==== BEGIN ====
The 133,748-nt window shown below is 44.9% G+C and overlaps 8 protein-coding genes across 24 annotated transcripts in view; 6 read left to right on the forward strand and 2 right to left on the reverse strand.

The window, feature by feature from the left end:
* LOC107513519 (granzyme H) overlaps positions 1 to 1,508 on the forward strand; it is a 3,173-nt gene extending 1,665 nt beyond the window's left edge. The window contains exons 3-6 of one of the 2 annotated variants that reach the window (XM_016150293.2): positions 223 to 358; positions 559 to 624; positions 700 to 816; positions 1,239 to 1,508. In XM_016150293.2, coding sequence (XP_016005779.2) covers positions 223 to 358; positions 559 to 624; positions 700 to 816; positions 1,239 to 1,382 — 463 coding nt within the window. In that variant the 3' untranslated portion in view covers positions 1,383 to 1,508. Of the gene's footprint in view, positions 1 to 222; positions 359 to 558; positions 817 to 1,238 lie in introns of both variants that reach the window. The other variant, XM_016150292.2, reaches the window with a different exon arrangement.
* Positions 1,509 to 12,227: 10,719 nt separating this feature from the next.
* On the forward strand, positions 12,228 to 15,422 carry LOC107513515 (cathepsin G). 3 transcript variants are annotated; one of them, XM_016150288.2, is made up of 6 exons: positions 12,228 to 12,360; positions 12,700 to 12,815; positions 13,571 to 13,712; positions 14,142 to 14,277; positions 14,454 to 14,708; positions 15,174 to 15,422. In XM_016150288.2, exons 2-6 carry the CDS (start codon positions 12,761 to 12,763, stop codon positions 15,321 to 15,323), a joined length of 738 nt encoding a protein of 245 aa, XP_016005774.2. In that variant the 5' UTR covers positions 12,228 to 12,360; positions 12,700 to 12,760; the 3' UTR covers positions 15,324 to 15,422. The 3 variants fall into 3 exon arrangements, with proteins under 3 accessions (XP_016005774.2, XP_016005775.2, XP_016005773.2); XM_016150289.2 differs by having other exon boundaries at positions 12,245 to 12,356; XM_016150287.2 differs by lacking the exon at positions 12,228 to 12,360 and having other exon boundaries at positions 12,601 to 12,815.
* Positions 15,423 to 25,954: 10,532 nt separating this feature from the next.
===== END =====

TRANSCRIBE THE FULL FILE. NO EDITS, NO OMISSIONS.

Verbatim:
The 133,748-nt window shown below is 44.9% G+C and overlaps 8 protein-coding genes across 24 annotated transcripts in view; 6 read left to right on the forward strand and 2 right to left on the reverse strand.

The window, feature by feature from the left end:
* LOC107513519 (granzyme H) overlaps positions 1 to 1,508 on the forward strand; it is a 3,173-nt gene extending 1,665 nt beyond the window's left edge. The window contains exons 3-6 of one of the 2 annotated variants that reach the window (XM_016150293.2): positions 223 to 358; positions 559 to 624; positions 700 to 816; positions 1,239 to 1,508. In XM_016150293.2, coding sequence (XP_016005779.2) covers positions 223 to 358; positions 559 to 624; positions 700 to 816; positions 1,239 to 1,382 — 463 coding nt within the window. In that variant the 3' untranslated portion in view covers positions 1,383 to 1,508. Of the gene's footprint in view, positions 1 to 222; positions 359 to 558; positions 817 to 1,238 lie in introns of both variants that reach the window. The other variant, XM_016150292.2, reaches the window with a different exon arrangement.
* Positions 1,509 to 12,227: 10,719 nt separating this feature from the next.
* On the forward strand, positions 12,228 to 15,422 carry LOC107513515 (cathepsin G). 3 transcript variants are annotated; one of them, XM_016150288.2, is made up of 6 exons: positions 12,228 to 12,360; positions 12,700 to 12,815; positions 13,571 to 13,712; positions 14,142 to 14,277; positions 14,454 to 14,708; positions 15,174 to 15,422. In XM_016150288.2, exons 2-6 carry the CDS (start codon positions 12,761 to 12,763, stop codon positions 15,321 to 15,323), a joined length of 738 nt encoding a protein of 245 aa, XP_016005774.2. In that variant the 5' UTR covers positions 12,228 to 12,360; positions 12,700 to 12,760; the 3' UTR covers positions 15,324 to 15,422. The 3 variants fall into 3 exon arrangements, with proteins under 3 accessions (XP_016005774.2, XP_016005775.2, XP_016005773.2); XM_016150289.2 differs by having other exon boundaries at positions 12,245 to 12,356; XM_016150287.2 differs by lacking the exon at positions 12,228 to 12,360 and having other exon boundaries at positions 12,601 to 12,815.
* Positions 15,423 to 25,954: 10,532 nt separating this feature from the next.